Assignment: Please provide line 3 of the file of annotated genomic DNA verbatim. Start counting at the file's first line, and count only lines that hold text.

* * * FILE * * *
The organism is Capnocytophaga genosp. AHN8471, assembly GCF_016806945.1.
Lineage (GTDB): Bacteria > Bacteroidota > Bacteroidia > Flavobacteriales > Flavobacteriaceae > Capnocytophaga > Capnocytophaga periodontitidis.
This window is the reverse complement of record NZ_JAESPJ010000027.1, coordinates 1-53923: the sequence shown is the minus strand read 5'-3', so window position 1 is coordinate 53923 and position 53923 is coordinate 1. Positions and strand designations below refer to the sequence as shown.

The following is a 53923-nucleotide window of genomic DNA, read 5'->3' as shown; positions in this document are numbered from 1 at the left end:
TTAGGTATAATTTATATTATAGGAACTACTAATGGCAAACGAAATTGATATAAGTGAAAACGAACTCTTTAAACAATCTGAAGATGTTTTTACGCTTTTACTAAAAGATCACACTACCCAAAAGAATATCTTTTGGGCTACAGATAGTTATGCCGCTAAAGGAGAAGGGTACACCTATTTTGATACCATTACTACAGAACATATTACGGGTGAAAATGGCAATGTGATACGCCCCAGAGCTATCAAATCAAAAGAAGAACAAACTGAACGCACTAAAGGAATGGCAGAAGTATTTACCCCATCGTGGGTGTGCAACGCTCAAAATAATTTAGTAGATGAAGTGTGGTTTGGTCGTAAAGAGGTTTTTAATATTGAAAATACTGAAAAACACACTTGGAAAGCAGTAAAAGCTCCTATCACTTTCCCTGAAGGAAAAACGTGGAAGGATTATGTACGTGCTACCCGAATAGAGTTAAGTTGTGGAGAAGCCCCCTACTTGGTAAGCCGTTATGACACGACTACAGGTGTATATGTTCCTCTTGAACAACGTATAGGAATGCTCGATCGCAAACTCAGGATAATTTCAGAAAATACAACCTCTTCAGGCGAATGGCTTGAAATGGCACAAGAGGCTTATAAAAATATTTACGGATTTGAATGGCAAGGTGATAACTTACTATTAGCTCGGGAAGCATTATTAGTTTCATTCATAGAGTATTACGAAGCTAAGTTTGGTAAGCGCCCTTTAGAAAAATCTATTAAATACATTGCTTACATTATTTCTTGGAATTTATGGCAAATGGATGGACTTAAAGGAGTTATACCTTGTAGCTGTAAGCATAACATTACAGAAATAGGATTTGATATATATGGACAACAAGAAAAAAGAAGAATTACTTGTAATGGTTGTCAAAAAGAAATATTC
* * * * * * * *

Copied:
This window is the reverse complement of record NZ_JAESPJ010000027.1, coordinates 1-53923: the sequence shown is the minus strand read 5'-3', so window position 1 is coordinate 53923 and position 53923 is coordinate 1. Positions and strand designations below refer to the sequence as shown.